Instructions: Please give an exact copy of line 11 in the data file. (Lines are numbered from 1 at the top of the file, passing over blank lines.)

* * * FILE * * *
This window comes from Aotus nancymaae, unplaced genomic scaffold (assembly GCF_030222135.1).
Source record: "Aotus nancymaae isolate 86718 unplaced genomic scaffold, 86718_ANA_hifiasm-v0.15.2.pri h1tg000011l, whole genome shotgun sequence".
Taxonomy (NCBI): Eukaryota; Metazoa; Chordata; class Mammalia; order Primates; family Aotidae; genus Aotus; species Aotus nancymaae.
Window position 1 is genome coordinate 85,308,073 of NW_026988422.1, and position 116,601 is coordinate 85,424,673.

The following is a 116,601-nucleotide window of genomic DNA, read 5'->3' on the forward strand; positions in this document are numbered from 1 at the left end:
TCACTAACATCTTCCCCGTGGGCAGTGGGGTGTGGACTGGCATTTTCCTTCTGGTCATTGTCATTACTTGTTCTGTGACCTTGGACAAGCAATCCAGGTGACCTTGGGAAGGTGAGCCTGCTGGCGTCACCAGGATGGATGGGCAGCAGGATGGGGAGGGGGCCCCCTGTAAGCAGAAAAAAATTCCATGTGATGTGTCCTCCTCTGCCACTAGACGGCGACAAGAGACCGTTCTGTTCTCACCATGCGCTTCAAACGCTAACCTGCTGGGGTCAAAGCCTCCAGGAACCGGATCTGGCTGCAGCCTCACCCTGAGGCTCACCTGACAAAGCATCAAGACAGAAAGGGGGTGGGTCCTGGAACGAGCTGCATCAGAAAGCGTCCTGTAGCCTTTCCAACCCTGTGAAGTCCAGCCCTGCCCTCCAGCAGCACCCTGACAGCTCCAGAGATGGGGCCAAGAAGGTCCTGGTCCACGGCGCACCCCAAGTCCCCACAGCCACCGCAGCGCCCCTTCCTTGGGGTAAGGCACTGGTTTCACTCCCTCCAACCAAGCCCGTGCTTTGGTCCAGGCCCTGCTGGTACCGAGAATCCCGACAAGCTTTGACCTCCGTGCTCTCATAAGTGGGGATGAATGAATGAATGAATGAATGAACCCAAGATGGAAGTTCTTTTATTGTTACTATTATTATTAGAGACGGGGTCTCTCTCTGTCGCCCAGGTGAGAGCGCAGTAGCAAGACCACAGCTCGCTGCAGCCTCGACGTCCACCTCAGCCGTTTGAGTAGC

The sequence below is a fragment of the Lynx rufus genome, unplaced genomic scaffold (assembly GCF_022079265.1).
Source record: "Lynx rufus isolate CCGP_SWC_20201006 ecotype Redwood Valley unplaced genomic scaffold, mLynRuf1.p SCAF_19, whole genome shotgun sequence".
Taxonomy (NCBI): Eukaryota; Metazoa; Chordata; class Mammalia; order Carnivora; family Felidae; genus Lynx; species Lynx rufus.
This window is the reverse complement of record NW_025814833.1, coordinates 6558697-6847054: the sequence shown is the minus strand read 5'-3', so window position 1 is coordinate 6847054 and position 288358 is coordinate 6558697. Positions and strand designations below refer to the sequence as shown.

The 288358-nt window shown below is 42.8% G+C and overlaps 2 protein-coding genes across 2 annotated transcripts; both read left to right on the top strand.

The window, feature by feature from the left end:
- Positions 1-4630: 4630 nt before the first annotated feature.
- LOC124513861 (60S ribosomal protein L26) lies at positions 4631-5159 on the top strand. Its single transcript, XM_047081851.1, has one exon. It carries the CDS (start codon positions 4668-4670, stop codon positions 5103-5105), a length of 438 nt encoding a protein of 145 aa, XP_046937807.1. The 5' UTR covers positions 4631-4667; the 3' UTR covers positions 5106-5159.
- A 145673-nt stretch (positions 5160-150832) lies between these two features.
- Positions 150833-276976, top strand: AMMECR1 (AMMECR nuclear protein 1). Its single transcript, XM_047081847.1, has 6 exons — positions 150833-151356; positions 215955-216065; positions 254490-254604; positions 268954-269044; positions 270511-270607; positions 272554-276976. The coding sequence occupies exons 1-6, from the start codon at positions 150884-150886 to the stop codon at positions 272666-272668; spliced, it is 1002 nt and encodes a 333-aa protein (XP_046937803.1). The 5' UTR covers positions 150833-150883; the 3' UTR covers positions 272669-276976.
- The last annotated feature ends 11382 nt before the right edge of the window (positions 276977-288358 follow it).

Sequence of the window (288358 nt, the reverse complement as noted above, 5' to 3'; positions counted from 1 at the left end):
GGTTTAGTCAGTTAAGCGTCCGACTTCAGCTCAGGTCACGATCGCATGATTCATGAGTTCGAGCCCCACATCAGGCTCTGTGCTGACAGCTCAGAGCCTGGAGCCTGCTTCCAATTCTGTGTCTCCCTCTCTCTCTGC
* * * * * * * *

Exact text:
The 288358-nt window shown below is 42.8% G+C and overlaps 2 protein-coding genes across 2 annotated transcripts; both read left to right on the top strand.